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Sweden announces plans to deport up to 80,000 migrants

All European media outlets report that the Swedish government announced on Wednesday that it plans to deport up to 80,000 migrants whose applications for asylum have been denied. According to Il Giornale, European Commission First Vice-President Frans Timmermans reported that 60% of asylum seekers in Europe do not have the right to get refugee status. The Independent writes that European Commission officials have defended Sweden’s decision, suggesting that the move fits in with the EU’s wider efforts to build a coherent migration strategy that distinguishes between different claims.

Berlingske Tidende reveals that the European Commission has proposed that the European Border Agency Frontex sends people back home. “Countries are entitled and indeed obliged to return people who are not entitled to stay in the European Union. It is essential to make sure genuine asylum-seekers have their asylum applications processed quickly,” said EC spokesperson Natasha Bertaud, as quoted by Dvenik and The Independent. “It is a matter of credibility that we do return these people because we do not want to give the impression that Europe is an open door,” she added.

According to Il Giornale, Finland also announced its plans to expel some 20,000 migrants. Most EU media notably report that the Dutch government, currently chairing the EU’s six-month rotating presidency, is expected to propose plans to try to stem the refugee crisis by suggesting that Europe should automatically return all illegal asylum seekers arriving in EU’s territory from Turkey. De Tijd mentions the European Commission is not pleased with the Dutch asylum plan: “The immediate return of migrants from Greece to Turkey is illegal and in conflict with the Geneva Convention and the European asylum legislation. We are not abandoning the principle that everyone has the right to request asylum in their country of arrival,” the EC stated.

Thomas Mayer comments in Der Standard that repatriating those who have no right to remain in the country is highly reasonable as clear rules are needed to prevent that illegal conditions get out of hand and to establish a tolerant, legal order.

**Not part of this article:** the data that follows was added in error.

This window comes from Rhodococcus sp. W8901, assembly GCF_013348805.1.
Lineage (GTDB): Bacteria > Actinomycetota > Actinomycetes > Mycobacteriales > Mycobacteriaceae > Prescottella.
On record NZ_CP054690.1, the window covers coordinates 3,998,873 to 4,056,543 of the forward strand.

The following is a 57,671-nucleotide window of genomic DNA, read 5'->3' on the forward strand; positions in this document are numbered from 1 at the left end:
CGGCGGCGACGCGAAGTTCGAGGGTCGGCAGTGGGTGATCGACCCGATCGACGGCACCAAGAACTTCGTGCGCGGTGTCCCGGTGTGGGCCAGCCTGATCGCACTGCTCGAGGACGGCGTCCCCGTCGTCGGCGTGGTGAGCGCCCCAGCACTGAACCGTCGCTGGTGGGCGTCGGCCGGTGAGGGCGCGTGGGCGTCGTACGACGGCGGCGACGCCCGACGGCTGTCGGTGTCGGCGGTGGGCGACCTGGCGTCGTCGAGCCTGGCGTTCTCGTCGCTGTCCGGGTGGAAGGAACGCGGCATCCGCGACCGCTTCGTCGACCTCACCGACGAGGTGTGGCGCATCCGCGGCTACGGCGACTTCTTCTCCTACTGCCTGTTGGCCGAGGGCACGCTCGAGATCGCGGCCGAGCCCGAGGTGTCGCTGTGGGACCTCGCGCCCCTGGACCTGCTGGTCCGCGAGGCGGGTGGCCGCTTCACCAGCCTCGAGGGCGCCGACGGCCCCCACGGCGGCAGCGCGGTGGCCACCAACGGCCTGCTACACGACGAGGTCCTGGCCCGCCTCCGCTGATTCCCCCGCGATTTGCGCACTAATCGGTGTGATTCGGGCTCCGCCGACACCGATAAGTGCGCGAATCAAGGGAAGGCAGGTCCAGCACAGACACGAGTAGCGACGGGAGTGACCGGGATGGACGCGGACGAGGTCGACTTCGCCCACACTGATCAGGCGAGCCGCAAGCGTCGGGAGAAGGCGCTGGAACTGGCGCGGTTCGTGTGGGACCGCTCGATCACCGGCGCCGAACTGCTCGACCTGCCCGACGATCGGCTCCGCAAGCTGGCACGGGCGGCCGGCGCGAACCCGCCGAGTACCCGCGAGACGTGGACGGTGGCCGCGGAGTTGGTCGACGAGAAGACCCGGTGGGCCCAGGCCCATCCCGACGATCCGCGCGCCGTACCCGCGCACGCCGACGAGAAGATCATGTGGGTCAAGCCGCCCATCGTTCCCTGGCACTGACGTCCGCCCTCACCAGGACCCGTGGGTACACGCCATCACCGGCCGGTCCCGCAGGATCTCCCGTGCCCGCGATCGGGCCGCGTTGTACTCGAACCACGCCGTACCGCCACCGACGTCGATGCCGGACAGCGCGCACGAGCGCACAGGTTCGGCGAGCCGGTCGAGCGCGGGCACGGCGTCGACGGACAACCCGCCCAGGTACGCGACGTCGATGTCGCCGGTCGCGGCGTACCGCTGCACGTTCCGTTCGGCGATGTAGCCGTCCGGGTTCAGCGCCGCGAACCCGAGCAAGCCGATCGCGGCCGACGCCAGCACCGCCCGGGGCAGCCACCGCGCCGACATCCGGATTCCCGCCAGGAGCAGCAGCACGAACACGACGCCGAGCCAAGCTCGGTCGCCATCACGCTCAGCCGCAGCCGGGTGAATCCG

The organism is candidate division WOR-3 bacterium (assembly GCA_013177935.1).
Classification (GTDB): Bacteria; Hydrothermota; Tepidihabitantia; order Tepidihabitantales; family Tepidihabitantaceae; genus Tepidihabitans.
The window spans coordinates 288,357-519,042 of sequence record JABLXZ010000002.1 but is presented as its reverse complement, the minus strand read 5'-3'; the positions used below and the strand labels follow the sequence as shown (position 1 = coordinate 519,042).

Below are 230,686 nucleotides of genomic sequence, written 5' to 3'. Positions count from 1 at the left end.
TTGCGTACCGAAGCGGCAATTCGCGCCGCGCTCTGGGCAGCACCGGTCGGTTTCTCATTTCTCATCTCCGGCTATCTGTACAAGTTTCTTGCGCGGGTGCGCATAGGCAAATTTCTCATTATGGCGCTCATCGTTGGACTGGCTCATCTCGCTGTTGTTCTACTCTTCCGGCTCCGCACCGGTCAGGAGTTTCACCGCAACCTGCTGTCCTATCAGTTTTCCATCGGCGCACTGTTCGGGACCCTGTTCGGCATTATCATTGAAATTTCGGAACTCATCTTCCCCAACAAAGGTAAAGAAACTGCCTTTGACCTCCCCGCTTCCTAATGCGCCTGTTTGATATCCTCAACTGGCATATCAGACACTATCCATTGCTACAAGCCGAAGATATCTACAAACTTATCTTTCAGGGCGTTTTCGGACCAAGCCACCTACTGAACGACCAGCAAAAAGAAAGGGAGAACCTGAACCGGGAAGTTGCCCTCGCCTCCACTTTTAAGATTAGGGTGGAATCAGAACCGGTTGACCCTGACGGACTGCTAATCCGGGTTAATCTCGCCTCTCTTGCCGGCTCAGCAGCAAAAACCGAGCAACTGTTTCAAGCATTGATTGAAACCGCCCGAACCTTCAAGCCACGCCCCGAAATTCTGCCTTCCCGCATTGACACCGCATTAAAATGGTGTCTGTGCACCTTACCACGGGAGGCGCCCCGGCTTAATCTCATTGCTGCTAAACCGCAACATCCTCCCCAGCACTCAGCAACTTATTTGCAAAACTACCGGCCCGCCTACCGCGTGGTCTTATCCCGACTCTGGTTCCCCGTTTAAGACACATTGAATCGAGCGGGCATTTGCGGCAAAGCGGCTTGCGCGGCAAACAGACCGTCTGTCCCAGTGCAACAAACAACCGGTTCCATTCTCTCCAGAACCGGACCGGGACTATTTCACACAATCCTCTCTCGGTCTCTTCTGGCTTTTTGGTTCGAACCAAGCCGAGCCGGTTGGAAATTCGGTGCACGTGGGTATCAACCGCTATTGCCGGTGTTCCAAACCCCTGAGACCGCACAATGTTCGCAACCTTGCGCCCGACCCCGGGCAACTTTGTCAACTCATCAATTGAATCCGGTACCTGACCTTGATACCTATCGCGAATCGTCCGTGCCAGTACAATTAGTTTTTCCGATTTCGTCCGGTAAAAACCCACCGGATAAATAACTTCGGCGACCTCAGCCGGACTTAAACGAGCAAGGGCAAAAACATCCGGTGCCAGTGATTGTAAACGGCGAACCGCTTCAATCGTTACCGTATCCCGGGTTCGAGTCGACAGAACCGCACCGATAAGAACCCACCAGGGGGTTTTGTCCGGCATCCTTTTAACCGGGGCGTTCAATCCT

Financieele Dagblad and Der Telegraaf report that the Commission confirmed, that the EU does not practice push backs. This statement is used by the press to suggest the alleged Dutch plans would not work. For the Telegraaf, the Dutch plans received the “cold shoulder” in Brussels, after the head of Amnesty International called the plans illegal and shameful. On the contrary, Publico writes that welcoming refugees gave place to mass expulsions. Fraser Nelson, writing in the Telegraph, is of the same opinion, claiming that Sweden is “is a good example of how not to handle” the refugee crisis.

Most British media, Rai Due and the Wall Street Journal Europe report on UK’s new initiative aimed to taking in unaccompanied child refugees from Syria and other conflict zones. The British government said on Thursday that it would work with the United Nations High Commissioner for Refugees to identify “exceptional” cases of such children still in their home region who could be resettled in Britain, but declined to say how many children it would accept.

Michal Kokot, writing in Gazeta Wyborcza, claims that the problem of these northern countries, submerged in a flood of refugees, lies with proven Greek ineptitude in dealing with mass immigration. According to information obtained by Skai radio, the EU Council of Justice and Internal Affairs Ministers will give a one-month deadline to the Greek government to present an action plan to address the weaknesses located and a two-month deadline to implement it. If this does not happen, then the Commission will propose the activation of the article 26 of the Schengen Code, which allows the Member-States to extend the controls in the internal borders for up to two years.

In an opinion piece for Le Figaro, Jean-Jacques Mével writes that the EU does not accuse Greece of allowing the refugees to cross borders but rather “not to do it properly, i.e. without doing identity checks imposed by the Schengen regulation and the terrorist threat.” An FT editorial warns that the refugee crisis is the “biggest the EU has ever faced,” and rather than resorting to “crude” measures, Europe must not turn Greece into a “holding pen” for migrants. According to Večernji list, Greek PM Alexis Tsipras, he said that Greece will be fully prepared next month.

Meanwhile, according to Italian media and the International New York Times, the International Organisation for Migration has confirmed that at least 24 people drowned and 11 others were missing after a boat carrying Iraqi Kurds sank on Wednesday night off the Greek island of Samos. The Italian Navy also rescued 290 migrants on Thursday and recovered six bodies from the water near a half-sunken rubber boat off Libya on its way to Italy.

 

 

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